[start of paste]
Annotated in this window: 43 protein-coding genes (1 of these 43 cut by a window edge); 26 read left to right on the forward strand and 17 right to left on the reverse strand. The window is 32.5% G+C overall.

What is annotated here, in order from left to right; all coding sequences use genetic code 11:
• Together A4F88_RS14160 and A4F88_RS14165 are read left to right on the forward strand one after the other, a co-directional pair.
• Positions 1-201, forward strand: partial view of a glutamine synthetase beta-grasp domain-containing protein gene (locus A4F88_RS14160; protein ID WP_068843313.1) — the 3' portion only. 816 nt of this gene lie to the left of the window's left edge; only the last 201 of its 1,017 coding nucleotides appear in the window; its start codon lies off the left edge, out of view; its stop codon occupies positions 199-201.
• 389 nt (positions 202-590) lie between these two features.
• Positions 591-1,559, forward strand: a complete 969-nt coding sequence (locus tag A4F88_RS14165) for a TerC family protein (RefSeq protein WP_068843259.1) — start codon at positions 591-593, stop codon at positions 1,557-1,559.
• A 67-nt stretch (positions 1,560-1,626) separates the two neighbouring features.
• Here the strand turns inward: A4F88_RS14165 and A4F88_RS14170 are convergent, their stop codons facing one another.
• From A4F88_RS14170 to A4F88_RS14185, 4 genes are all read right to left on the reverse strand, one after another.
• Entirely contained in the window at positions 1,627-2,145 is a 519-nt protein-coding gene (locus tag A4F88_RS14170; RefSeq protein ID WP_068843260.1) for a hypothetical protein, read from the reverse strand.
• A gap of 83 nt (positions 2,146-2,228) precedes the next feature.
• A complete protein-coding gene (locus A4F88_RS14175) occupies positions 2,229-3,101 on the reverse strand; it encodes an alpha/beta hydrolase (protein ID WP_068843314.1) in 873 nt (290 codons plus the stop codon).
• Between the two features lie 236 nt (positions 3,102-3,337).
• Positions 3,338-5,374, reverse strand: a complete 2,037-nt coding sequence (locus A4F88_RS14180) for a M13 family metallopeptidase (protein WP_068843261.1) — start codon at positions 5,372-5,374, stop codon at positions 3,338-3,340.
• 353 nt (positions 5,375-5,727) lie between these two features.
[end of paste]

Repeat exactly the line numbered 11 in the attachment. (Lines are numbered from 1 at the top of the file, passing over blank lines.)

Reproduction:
• A gap of 83 nt (positions 2,146-2,228) precedes the next feature.